Repeat after every economist ever: “supply and demand, supply and demand, supply and demand.” Market value of material goods will always come down to those two opposing forces. And in times like these, when non-material factors give global investors pause, they tend to look towards the measurable value of things they can put their hands on to stabilize investment prospects. Which means that the rare whiskey market is an uncommon bright spot in a tenuous economic moment.

In our Rare Spirits Auction, we offered (among many other highly collectible labels) two of the very rarest bottles of Jack Daniel Old Sour Mash Whiskey (read: the supply is very, very low). These are likely the only two bottles of their kind in existence.

The consignor of these special bottles - part of a large collection in our Rare Spirits Auction - worked as a personal property appraiser, which gave him access to forgotten gems, such as the Jack Daniel.
Through the consignor’s own research, the pair has been identified by the Jack Daniel’s company as being from the period between the enactment of Tennessee’s state prohibition and nationwide Prohibition, when the Jack Daniel’s company was forced to move production from its original distillery in Lynchburg, Tennessee to satellite distilleries in Birmingham and St. Louis. This was a period ripe for new ideas and new labels, as evidenced also by the Jack Daniel's "Belle of Lincoln" bottle. This may account for the slight variations in the labels on the two bottles, which are being sold with their original wooden crate and remnants of the original advertising papers and cardboard packaging.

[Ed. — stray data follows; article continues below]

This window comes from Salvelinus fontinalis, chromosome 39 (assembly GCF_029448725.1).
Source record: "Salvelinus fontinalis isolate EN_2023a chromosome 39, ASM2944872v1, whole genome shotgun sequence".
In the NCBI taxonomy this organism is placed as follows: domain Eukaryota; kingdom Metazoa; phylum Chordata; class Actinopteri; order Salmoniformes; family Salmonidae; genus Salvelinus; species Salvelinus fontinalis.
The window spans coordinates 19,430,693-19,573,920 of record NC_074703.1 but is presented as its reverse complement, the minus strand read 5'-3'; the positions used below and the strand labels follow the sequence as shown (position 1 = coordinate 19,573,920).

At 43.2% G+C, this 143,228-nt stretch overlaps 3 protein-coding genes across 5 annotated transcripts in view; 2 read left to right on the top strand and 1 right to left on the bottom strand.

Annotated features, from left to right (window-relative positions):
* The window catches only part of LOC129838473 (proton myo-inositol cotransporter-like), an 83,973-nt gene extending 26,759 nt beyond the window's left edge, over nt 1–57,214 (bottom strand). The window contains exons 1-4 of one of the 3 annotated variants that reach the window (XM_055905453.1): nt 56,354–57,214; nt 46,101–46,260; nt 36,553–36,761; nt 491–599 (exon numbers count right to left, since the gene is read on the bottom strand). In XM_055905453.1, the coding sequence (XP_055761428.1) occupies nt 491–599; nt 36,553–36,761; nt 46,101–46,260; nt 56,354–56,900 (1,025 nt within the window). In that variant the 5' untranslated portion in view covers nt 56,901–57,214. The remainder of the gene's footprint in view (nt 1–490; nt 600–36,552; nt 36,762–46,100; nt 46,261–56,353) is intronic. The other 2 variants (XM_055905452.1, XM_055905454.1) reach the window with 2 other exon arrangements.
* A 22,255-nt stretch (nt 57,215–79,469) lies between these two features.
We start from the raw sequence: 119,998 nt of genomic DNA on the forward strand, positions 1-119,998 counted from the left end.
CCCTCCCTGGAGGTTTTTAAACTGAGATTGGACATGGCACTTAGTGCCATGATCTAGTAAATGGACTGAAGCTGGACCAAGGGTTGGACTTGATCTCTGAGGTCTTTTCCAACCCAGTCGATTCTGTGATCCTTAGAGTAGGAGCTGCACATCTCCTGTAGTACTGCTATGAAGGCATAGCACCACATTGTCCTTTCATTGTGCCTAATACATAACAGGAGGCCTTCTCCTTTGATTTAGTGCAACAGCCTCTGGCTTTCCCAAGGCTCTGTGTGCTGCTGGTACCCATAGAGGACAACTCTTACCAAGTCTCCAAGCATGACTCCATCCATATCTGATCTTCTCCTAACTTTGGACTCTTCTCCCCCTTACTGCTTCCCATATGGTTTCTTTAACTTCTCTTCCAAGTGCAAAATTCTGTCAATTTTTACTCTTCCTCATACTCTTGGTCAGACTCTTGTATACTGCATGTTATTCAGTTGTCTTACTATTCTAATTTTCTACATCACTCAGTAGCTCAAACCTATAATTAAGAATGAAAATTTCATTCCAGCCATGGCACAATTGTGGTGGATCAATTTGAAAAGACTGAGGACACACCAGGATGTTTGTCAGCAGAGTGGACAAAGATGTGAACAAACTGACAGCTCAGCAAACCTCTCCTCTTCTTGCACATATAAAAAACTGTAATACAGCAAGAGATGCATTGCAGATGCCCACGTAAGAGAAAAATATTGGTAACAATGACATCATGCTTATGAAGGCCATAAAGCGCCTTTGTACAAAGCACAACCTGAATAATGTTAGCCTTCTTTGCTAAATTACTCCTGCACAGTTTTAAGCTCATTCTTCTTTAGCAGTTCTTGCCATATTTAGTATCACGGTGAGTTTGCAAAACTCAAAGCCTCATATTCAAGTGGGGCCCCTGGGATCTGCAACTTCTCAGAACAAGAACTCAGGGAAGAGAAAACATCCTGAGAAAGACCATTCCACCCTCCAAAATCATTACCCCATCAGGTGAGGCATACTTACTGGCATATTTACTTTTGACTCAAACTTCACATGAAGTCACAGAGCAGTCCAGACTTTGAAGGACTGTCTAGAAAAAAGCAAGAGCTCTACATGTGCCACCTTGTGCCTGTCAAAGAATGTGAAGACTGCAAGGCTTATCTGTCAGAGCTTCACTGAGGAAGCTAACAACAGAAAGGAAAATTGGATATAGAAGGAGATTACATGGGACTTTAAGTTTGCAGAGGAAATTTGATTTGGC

The former site of Jack Daniel's headquarters in Birmingham, AL
According to the Knight Frank Luxury Investment Index, the performance of rare whiskey in the first quarter of 2020 has seen more modest gains than in previous years. But considering the climate, the gains the market did realize still make rare whiskey a “safe haven” asset, protected against the more wild fluctuations of other speculations. And if one looks just slightly further back, rare whiskey realized an 11% gain over the past year, and a whopping 586% gain over ten years. The most collectible bottles of American whiskies have seen gains of anywhere from 43% to 92.75%. Whiskies are out-performing almost every other luxury asset class. This level of growth has even given rise to the establishment of several private equity funds focused on investing in rare whiskey.

In this particular historical moment, these two pre-Prohibition bottles of Jack Daniel serve to remind us of previous tumultuous times successfully navigated. They are likely the lone survivors of their kind, but they bring a message from the past of nimble adaptation and perseverance. Their symbolic value alone is worth a hefty price, but as the Knight Frank notes, bottles like these are likely to become even more valuable as the “possibility of many ultra-rarities being opened and fittingly consumed when the [current] crisis is over could remove a significant pool of stock from the future market.” In other words, here’s to the future.

View the full results from the September Rare Spirits Auction